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Bernhard v. Bank of America Nat. Trust & Sav. Ass’n

Citation. 22 Ill.19 Cal.2d 807, 122 P.2d 892 (1942)
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Brief Fact Summary.

The Plaintiff, Bernhard (Plaintiff), brought an action as new administratix of an estate to hold the Defendant, Bank of America Nat. Trust & Sav. Ass’n (Defendant), liable for recovery of bank withdrawals not approved by decedent.

Synopsis of Rule of Law.

There is no requirement that the party asserting the plea of res judicata must have been a party, or in privity with a party, to an earlier litigation so long as the party against whom res judicata was asserted was a party in privity to a party in that litigation.


In June 1933, Clara Sather, an elderly woman lived with Mr. and Mrs. Charles Cook. Because if her ailing health, she authorized Mr. Cook and Dr. Joseph Zeiler to make drafts jointly against her account in the Security First National Bank of Los Angeles. In August 1933, Mr. Cook opened an account at First National Bank of San Dimas in the name of Clara Sather by Charles Cook. Afterwards, a number of checks drawn by Cook and Zeiler were drawn from Mrs. Sather’s account and deposited in the San Dimas account. In October 1933, in the presence of witness, Mrs. Sather marked an authorization directing Security First National Bank in Los Angeles to transfer the balance of her savings account ($4,155.68) to the First National Bank of San Dimas into the account in her name. Cook then withdrew that money and opened a new account in the name of himself and his wife.

Mrs. Sather died in November 1933 and Cook was named executor. At the insistence of the probate court he was asked to resign. The account he filed made no mention of the money transferred by Sather to the San Dimas Bank. The Plaintiff filed objections to probate because of this. On the objections, the court ordered that Mrs. Sather had made a lifetime gift to Cook in the amount of the deposit in question.

The Plaintiff was named administratrix of the estate and brought suit against the Defendant, successor to the San Dimas Bank, seeking to recover the amount because Mrs. Sather never authorized the withdrawal. The Defendant pleaded two affirmative defenses: (i) that the money on deposit was paid to Cook with Mrs. Sather’s approval and (ii) this fact was res judicata by the finding of the probate court. The Plaintiff argued that res judicata did not apply because the Defendant was not a party to the previous action nor in privity with a party to that action and because there was no mutuality of estoppel.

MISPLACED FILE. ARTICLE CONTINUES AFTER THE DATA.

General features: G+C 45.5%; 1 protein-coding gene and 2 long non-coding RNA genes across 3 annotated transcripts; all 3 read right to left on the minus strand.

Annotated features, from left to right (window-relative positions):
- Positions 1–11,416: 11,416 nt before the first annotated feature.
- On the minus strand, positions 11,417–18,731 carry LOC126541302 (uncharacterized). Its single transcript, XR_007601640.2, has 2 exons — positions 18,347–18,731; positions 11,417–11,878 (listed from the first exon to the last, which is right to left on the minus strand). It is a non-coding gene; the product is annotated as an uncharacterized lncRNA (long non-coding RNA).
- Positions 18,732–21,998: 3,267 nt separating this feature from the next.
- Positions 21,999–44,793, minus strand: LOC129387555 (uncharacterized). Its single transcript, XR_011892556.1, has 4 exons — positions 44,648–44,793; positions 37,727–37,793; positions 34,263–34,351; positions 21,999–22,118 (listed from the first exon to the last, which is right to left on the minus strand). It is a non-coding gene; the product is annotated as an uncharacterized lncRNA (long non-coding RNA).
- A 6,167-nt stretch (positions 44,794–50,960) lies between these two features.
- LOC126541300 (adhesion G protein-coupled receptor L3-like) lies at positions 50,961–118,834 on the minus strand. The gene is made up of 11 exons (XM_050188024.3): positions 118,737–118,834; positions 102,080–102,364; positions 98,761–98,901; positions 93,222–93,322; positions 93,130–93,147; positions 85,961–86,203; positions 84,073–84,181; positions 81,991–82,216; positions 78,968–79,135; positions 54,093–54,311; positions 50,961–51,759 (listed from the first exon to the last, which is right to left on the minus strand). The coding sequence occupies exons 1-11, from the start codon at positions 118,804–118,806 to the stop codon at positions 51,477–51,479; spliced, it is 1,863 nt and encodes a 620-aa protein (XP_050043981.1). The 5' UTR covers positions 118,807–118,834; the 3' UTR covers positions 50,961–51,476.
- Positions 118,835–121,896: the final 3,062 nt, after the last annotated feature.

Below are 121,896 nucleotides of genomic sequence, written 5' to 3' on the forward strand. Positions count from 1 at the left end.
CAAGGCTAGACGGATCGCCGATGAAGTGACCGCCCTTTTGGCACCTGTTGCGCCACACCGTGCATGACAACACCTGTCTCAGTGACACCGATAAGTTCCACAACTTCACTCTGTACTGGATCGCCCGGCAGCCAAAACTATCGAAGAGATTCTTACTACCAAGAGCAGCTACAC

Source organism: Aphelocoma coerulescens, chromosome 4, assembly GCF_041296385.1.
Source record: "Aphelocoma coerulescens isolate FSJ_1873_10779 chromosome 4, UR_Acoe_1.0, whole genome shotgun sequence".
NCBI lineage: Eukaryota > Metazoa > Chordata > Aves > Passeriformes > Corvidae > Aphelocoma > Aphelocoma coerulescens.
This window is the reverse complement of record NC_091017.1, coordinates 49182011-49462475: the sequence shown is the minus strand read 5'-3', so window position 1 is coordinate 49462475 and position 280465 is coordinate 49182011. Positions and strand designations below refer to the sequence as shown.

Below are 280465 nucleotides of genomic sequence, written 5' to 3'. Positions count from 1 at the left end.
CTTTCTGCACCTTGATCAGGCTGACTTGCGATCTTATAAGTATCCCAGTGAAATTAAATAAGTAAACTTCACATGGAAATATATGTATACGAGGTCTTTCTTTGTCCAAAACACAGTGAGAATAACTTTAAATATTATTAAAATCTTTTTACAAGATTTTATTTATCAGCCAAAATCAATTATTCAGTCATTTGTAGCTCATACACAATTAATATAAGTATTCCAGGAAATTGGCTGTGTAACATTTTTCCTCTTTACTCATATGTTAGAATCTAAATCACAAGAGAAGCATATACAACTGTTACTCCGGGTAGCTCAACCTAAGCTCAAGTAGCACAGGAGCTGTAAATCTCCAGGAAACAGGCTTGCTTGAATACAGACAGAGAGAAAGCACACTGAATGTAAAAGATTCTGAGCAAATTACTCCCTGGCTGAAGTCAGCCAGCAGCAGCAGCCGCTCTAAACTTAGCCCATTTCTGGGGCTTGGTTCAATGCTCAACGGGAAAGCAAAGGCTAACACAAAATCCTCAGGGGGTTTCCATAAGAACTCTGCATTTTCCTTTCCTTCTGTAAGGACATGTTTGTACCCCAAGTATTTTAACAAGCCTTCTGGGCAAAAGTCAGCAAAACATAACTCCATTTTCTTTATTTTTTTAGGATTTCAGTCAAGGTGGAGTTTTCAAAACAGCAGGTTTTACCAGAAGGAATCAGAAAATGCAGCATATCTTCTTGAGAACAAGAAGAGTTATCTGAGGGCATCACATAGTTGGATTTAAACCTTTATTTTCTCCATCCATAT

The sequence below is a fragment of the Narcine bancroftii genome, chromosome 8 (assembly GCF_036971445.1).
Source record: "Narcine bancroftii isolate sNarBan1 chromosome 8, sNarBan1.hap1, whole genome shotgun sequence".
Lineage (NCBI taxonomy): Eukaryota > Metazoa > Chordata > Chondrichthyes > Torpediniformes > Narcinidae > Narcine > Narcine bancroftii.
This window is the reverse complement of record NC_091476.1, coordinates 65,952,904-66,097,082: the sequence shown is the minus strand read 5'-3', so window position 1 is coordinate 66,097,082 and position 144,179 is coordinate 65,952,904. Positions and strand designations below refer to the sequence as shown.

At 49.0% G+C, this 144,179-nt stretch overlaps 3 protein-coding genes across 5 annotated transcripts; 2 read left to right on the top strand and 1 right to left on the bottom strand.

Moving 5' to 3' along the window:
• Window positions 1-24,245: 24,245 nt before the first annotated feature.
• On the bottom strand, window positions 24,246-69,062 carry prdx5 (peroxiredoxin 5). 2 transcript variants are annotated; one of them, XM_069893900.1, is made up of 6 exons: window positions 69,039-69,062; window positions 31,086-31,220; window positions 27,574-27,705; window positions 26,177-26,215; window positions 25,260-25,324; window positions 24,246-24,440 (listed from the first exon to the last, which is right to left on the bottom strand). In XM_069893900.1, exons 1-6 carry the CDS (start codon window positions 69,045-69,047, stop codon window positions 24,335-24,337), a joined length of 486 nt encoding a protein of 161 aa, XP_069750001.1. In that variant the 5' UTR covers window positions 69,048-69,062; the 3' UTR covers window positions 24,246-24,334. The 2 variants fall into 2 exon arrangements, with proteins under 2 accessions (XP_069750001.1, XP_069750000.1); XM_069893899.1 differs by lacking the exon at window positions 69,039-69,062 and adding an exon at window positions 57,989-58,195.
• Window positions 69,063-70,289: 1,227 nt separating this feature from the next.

Whether the Plaintiff in the present action was a party to or in privity to the earlier proceeding.


In determining the validity of a plea of res judicata, three questions are pertinent: First, was the issue decided in the prior adjudication identical with the one presented in the action in question? Second, was there a final judgment on the merits? Third, was the party against whom the plea is asserted a party or in privity with a party to the prior adjudication? The issues as to identical action and final judgment were answered in the affirmative. The Plaintiff in this suit brought the present action in the capacity of administratrix of the estate. In this capacity she represents the very same persons and interests that were represented in the account hearing.


Res judicata is available only when there is privity and mutuality of estoppel. Privity is achieved when parties to the former action or their privies may take advantage of the decision or be bound by it. A party in connection is one who is directly interested in the subject matter and had a right to make a defense or control the proceeding and appeal from the decision. A privy is one who by rendition of the judgment by or through one of the parties has acquired an interest in the judgment, by inheritance, succession, purchase, etc. Estoppel is mutual if the one taking advantage of the earlier adjudication would have been bound by it, had it gone against him.
The criteria for determining who may assert a plea of res judicata differ fundamentally from the criteria for determining against whom a plea of res judicata may be asserted. The requirements of due process law forbid the assertion of a plea of res judicata against a party unless he was bound by the earlier litigation in which the matter was decided. However, there is no requirement that the party asserting res judicata had to be a party or in privity with a party to the earlier litigation.
The Plaintiff as administratrix represents the estate of the decedent, as she did in the earlier action where she objected to the executor’s account. She was not seeking personal recovery, but one to benefit the estate and its creditors – all of whom were bound by the order settling the account.

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